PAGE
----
With their newest project, “Neighborhood Food Drive,” 2014 Film 50 subjects Jerzy Rose and Halle Butler turn from what is often the tragedy of fundraising to what the team hope will be the bright shining success of crowdfunding. In the vein of Rose’s earlier features, the uneasy comedies “Some Girls Never Learn” and “Crimes Against Humanity,” their pitch describes the new movie as “an anxiety-ridden film about two egomaniacal restaurateurs descending into a nightmare world with their unpaid intern. People are hurt, friendships are damaged, promises are broken, and no one does anything good for anyone else.” Sounds like a Chicago story, to be sure. Rose directs; Butler wrote the script.”It’s a spiritual successor to Halle’s out-of-print comic, ‘The Restaurant Business,’ which was first performed at Lyra Hill’s paramount performative ‘comix’ series Brain Frame almost three years ago,” Rose tells me. “The new film and that comic are small-scale disaster stories about failure, anxiety and ego—pretty universal, funny stuff, right?” Even on a modest scale, there are reasons to bring in just a little more finance. “‘Neighborhood Food Drive’ is being produced at about the same scale as our last film, ‘Crimes Against Humanity,’ although the cast is larger and we’re flying in and hosting more people from out of town. It’s roughly twenty days of filming and people gotta eat, you know? The Kickstarter is to cover some of the Herculean costs of feature filmmaking, even when it’s still a very lean, micro-budget production.” But the clock is ticking. “We are, at this very moment, exactly two-thirds funded and we have nine days remaining. I have complete confidence in our community and our supporters and it’s been a surprising, wonderful experience running the campaign so far. I’m not used to being so public with my films before they’re made—it’s frightening but thrilling and everyone is being so sweet.” (Ray Pride)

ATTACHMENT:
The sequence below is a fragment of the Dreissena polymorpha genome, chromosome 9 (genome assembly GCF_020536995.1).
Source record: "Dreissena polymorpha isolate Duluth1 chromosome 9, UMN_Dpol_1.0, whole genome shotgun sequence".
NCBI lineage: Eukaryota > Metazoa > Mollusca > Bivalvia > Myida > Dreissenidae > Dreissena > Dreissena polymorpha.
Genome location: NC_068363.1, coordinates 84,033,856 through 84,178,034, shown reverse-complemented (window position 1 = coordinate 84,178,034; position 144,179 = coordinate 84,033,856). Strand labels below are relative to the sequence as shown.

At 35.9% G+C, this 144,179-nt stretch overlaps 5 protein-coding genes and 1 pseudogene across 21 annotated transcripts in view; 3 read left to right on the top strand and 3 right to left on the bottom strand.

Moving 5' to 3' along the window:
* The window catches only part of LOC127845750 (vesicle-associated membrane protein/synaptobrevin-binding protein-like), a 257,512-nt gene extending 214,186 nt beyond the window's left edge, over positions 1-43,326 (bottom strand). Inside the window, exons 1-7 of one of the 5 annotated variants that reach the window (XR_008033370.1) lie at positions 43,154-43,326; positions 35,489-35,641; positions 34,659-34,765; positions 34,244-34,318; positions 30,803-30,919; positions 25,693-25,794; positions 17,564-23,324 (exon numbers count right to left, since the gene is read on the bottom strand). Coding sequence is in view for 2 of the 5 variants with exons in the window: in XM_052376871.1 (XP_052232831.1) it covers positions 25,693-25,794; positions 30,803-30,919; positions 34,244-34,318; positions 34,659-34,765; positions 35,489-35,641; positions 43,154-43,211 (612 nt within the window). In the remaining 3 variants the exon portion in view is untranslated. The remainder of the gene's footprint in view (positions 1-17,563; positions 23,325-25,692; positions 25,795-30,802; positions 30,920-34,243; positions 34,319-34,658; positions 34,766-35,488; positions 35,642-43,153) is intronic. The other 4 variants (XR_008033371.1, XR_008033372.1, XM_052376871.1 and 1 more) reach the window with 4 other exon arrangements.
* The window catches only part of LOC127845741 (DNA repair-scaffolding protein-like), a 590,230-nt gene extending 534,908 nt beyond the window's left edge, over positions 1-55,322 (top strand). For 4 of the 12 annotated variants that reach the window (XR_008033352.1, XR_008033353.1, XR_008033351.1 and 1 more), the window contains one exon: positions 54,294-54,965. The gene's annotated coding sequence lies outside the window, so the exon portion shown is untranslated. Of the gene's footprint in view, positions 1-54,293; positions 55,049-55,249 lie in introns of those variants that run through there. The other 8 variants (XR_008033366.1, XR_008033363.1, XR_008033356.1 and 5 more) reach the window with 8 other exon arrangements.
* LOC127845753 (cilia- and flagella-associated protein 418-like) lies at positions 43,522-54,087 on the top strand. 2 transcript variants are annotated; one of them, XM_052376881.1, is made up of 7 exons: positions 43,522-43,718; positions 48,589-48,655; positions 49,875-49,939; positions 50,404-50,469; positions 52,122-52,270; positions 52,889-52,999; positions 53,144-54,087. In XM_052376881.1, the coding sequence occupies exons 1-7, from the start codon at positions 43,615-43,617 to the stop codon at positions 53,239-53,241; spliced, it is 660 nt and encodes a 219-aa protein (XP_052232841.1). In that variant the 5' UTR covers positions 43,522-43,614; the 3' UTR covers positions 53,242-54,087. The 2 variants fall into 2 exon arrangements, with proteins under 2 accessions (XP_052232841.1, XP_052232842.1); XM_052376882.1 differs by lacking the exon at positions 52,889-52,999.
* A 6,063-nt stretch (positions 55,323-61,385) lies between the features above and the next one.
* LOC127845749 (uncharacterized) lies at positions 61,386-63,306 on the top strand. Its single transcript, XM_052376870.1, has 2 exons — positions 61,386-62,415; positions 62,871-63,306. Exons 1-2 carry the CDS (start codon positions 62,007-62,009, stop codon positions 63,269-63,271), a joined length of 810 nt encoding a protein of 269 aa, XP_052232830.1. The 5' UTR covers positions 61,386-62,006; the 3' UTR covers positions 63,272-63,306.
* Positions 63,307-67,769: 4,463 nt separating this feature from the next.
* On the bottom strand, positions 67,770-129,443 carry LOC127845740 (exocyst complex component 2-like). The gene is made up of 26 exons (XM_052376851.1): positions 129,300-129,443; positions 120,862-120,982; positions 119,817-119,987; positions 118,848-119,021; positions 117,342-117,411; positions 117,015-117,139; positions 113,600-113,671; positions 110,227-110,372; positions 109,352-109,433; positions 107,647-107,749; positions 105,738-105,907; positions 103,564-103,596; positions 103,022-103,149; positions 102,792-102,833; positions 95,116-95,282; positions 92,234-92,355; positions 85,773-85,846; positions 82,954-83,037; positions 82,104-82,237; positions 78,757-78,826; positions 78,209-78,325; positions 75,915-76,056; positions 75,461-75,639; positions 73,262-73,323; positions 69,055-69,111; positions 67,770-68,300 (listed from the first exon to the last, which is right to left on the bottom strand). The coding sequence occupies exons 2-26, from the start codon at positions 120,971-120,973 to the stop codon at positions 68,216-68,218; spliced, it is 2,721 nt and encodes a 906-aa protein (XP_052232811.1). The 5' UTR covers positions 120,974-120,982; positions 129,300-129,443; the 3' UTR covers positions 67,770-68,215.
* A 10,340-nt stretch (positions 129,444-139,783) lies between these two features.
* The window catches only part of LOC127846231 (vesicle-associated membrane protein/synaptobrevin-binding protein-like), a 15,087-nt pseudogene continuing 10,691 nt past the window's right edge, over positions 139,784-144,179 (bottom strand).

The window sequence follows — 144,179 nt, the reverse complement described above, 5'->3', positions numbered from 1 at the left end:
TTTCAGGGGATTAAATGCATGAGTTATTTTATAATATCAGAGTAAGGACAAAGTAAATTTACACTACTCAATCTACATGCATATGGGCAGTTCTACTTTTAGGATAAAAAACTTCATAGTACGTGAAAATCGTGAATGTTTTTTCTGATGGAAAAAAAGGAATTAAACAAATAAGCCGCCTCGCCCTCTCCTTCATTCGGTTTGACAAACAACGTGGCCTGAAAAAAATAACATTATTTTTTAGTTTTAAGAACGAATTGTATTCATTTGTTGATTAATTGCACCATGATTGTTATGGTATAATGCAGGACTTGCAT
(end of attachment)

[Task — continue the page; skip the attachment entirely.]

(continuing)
On Wednesday, June 24, Rose and company are fundraising for the Kickstarter campaign’s final week with a free “live telethon,” at the Nightingale, 1084 North Milwaukee, at 7pm, featuring films from collaborators and cast members, as well as Lyra Hill, the film’s star and 2014 Film 50 subject, doing a live read of part of the script. The Kickstarter link is here. UPDATE, July 24: “Neighborhood Food Drive” film exceeded its Kickstarter goal and as of today is halfway through principal photography.
Ray Pride is Newcity’s film critic and a contributing editor to Filmmaker magazine.
His multimedia history of Chicago “Ghost Signs” will be published later this year.